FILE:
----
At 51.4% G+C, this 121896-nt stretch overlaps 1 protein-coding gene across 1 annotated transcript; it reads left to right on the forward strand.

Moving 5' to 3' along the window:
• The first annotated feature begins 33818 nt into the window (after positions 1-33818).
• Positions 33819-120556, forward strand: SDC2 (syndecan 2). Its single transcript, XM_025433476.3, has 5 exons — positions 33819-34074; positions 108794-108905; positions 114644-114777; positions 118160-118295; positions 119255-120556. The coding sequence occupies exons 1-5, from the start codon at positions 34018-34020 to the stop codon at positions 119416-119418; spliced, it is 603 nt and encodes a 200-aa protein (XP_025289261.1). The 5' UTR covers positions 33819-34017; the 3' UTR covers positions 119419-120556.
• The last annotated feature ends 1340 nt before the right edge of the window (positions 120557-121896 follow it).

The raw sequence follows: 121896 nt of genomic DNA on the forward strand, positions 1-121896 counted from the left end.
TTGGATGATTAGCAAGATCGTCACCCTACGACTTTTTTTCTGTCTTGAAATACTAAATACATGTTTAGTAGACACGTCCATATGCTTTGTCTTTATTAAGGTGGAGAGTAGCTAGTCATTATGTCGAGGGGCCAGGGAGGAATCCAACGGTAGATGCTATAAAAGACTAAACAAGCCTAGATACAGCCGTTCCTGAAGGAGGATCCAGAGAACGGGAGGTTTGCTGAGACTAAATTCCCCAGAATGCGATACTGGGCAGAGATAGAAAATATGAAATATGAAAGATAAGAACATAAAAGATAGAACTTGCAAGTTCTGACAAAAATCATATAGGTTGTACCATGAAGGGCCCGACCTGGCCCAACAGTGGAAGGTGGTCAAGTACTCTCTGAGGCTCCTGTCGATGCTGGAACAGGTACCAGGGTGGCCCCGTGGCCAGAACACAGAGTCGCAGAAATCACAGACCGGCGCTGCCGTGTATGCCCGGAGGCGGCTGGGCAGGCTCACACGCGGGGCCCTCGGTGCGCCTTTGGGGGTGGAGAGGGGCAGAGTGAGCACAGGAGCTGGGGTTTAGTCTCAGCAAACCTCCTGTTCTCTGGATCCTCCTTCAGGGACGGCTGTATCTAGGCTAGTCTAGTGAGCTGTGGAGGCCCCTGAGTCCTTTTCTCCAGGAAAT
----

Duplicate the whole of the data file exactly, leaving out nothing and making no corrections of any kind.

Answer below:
At 51.4% G+C, this 121896-nt stretch overlaps 1 protein-coding gene across 1 annotated transcript; it reads left to right on the forward strand.

Moving 5' to 3' along the window:
• The first annotated feature begins 33818 nt into the window (after positions 1-33818).
• Positions 33819-120556, forward strand: SDC2 (syndecan 2). Its single transcript, XM_025433476.3, has 5 exons — positions 33819-34074; positions 108794-108905; positions 114644-114777; positions 118160-118295; positions 119255-120556. The coding sequence occupies exons 1-5, from the start codon at positions 34018-34020 to the stop codon at positions 119416-119418; spliced, it is 603 nt and encodes a 200-aa protein (XP_025289261.1). The 5' UTR covers positions 33819-34017; the 3' UTR covers positions 119419-120556.
• The last annotated feature ends 1340 nt before the right edge of the window (positions 120557-121896 follow it).

The raw sequence follows: 121896 nt of genomic DNA on the forward strand, positions 1-121896 counted from the left end.
TTGGATGATTAGCAAGATCGTCACCCTACGACTTTTTTTCTGTCTTGAAATACTAAATACATGTTTAGTAGACACGTCCATATGCTTTGTCTTTATTAAGGTGGAGAGTAGCTAGTCATTATGTCGAGGGGCCAGGGAGGAATCCAACGGTAGATGCTATAAAAGACTAAACAAGCCTAGATACAGCCGTTCCTGAAGGAGGATCCAGAGAACGGGAGGTTTGCTGAGACTAAATTCCCCAGAATGCGATACTGGGCAGAGATAGAAAATATGAAATATGAAAGATAAGAACATAAAAGATAGAACTTGCAAGTTCTGACAAAAATCATATAGGTTGTACCATGAAGGGCCCGACCTGGCCCAACAGTGGAAGGTGGTCAAGTACTCTCTGAGGCTCCTGTCGATGCTGGAACAGGTACCAGGGTGGCCCCGTGGCCAGAACACAGAGTCGCAGAAATCACAGACCGGCGCTGCCGTGTATGCCCGGAGGCGGCTGGGCAGGCTCACACGCGGGGCCCTCGGTGCGCCTTTGGGGGTGGAGAGGGGCAGAGTGAGCACAGGAGCTGGGGTTTAGTCTCAGCAAACCTCCTGTTCTCTGGATCCTCCTTCAGGGACGGCTGTATCTAGGCTAGTCTAGTGAGCTGTGGAGGCCCCTGAGTCCTTTTCTCCAGGAAAT